Echoes of girl-group pop reverberate through the music of Montreal singer and songwriter Kate Cooper (known for her work with An Horse and Iron On), especially "Flood," with its contemporary wall-of-sound production and bracing chorus.
When I asked the members of Middle Class Fashion how involved they felt they were in the St. Louis music scene, most were hesitant to answer. "I guess we're pretty involved," bassist Brian McClelland said apprehensively. "Yeah, I guess so," singer Jenn Malzone added.
Somewhere between the Velvet Underground and the Pretenders (notably in singer Nina Donghia's Chrissie Hynde-esque sensuality), Coke Weed puts its own seductive spin on guitar-chimed indie pop.
Hooks come in all manner of shapes, sizes and sounds. They could be an organ line, a clicking pattern of drum sticks, a thrumming bass line, a single vowel, repeated. The Crookes undestand that, and on "Afterglow" they pull out all the indie-pop stops.
Hopping club to club mainly throughout Lower Manhattan, N.Y., save for a handful of shows in Brooklyn, is the only way to absorb the CMJ Music Marathon's seemingly endless array of music. And if not taken in stride, one might easily fade before the finish line.
Juxtaposition can be a risky move in music, but San Franciso band the Visibles make it work, contrasting Justin Goldman's barbed-wire voice with a giddy, playful, guitar-pop arrangement on a catchy single called "Clarendon Hills."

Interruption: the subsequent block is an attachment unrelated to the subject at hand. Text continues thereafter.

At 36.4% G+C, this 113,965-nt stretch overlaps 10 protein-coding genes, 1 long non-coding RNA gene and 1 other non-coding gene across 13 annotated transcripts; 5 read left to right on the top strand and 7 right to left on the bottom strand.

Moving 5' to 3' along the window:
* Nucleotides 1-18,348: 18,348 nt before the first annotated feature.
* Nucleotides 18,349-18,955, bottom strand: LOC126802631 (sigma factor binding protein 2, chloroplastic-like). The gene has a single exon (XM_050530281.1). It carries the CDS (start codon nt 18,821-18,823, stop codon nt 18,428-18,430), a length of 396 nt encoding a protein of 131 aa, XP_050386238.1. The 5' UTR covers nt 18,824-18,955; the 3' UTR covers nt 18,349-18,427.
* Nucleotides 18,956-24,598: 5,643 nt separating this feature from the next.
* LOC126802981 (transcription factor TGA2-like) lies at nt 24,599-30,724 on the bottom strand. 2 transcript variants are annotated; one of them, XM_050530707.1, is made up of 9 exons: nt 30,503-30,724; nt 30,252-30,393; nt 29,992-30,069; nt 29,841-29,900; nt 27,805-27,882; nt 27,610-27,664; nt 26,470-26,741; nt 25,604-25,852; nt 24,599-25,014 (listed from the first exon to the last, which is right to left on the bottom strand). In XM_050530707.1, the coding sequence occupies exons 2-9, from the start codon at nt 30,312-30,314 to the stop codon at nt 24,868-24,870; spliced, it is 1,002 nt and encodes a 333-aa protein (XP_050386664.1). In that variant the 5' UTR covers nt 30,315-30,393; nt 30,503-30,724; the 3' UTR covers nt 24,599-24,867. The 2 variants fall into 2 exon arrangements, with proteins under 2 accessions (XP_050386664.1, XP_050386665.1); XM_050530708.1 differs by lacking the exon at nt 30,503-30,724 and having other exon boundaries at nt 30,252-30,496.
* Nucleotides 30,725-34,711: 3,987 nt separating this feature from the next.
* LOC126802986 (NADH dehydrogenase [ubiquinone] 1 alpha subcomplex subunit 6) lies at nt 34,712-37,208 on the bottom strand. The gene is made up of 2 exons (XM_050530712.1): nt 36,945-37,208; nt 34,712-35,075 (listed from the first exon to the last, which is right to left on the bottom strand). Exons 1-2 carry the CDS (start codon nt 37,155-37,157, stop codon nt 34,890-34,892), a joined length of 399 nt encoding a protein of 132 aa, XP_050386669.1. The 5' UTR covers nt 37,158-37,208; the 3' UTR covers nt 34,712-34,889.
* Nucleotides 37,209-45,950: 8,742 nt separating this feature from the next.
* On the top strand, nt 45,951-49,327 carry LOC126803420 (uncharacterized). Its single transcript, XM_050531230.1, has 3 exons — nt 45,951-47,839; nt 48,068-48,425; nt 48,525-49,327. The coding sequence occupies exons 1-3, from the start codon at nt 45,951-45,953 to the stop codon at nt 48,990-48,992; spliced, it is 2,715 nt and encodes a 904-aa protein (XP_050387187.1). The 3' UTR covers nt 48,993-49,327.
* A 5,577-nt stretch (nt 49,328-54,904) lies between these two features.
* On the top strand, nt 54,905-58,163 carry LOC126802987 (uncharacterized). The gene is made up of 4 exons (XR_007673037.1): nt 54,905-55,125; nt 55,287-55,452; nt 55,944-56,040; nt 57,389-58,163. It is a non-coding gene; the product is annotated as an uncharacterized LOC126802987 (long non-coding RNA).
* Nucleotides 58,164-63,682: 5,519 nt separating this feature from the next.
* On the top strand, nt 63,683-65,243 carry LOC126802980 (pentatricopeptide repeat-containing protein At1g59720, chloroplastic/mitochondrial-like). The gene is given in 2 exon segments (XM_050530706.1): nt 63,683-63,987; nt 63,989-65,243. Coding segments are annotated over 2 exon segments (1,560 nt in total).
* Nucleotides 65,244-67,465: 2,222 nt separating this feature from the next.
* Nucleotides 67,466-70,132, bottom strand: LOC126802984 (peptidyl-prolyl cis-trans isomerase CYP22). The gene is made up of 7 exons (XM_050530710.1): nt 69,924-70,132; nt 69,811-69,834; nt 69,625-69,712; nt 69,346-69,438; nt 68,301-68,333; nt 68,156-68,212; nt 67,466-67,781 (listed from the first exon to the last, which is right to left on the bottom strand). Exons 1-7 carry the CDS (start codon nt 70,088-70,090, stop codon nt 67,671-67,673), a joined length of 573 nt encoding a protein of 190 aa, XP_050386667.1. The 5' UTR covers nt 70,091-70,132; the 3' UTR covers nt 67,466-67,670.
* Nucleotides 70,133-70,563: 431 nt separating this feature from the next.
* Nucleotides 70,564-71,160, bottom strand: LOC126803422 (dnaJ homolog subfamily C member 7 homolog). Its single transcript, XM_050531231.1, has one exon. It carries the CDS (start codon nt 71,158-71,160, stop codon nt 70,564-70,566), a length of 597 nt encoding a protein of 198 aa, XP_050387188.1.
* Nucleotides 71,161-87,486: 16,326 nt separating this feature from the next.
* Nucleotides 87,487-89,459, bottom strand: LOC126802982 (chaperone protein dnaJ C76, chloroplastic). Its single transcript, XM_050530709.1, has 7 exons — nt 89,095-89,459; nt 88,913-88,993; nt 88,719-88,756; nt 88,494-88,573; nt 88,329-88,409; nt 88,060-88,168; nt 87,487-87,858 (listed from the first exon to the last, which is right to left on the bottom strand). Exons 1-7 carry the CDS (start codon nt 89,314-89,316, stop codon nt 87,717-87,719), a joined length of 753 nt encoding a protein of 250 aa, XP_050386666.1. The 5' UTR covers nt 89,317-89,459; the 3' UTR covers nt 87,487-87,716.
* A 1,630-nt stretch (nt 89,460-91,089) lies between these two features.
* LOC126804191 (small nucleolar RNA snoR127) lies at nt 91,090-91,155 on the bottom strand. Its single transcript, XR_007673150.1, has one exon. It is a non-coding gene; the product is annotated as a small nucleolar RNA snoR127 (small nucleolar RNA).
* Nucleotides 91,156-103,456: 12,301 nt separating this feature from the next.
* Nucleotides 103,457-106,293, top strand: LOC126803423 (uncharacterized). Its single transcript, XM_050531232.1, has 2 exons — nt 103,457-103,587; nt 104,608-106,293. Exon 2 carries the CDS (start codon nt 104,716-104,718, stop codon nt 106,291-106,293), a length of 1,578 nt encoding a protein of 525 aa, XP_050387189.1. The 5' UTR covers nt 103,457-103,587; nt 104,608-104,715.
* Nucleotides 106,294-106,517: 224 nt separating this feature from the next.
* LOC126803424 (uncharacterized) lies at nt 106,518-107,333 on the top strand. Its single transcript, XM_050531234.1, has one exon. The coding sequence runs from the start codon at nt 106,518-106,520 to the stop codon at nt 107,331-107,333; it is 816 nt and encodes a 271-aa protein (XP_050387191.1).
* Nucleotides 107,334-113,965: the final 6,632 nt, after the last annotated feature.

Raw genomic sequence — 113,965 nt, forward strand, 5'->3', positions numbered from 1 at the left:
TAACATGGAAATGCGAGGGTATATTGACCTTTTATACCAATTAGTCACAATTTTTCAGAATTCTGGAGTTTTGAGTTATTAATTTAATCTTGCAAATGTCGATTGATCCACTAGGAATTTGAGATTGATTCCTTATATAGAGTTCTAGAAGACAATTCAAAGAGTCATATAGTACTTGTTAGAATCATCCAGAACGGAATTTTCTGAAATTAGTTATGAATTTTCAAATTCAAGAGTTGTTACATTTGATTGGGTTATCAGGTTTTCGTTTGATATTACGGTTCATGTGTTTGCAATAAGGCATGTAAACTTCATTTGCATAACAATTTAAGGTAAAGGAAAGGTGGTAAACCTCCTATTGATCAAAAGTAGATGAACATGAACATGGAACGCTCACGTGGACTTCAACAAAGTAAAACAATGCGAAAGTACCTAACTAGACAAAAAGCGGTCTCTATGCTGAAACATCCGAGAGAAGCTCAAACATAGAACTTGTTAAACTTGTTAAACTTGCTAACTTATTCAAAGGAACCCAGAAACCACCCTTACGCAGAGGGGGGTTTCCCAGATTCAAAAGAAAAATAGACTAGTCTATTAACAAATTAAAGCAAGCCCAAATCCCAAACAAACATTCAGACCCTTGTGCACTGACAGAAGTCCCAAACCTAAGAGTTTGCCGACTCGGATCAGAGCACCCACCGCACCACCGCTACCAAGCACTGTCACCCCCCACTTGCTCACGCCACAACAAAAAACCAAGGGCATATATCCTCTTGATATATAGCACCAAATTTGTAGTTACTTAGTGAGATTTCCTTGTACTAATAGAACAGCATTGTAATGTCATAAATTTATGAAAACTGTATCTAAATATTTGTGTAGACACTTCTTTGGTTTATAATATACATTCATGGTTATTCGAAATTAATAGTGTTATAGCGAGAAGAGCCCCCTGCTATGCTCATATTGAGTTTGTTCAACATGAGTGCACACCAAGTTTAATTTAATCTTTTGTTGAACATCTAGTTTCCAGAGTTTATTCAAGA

There's no getting around it: "On the Wings of a Bug" by Borrowed Beams of Light (Adam Brock and friends of Charlottesville, Va.) sounds a lot like vintage Lindsey Buckingham; there's also no getting around how enthusiastically Brock channels that influence into something fresh and fetching.
Best Coast took the stage to Toto's "Africa" (as the crowd, most of whom younger than the song itself, cheered frenetically and clapped along), though the momentum was briefly interrupted by sound problems.
With a deceptively spare arrangement of piano, bass, horns and drums, "Four Months to Kill" by Finnish singer and songwriter Astrid Swan has a tempting sound to match its story of love gone darkly wrong.
"The surf's up, the colors are bright" goes the refrain of "The Thames & the Tide" by the High Wire. The London band isn't just musing on an ocean vision; it's a fitting mantra for the flowing, highly-harmonized pop sound as well.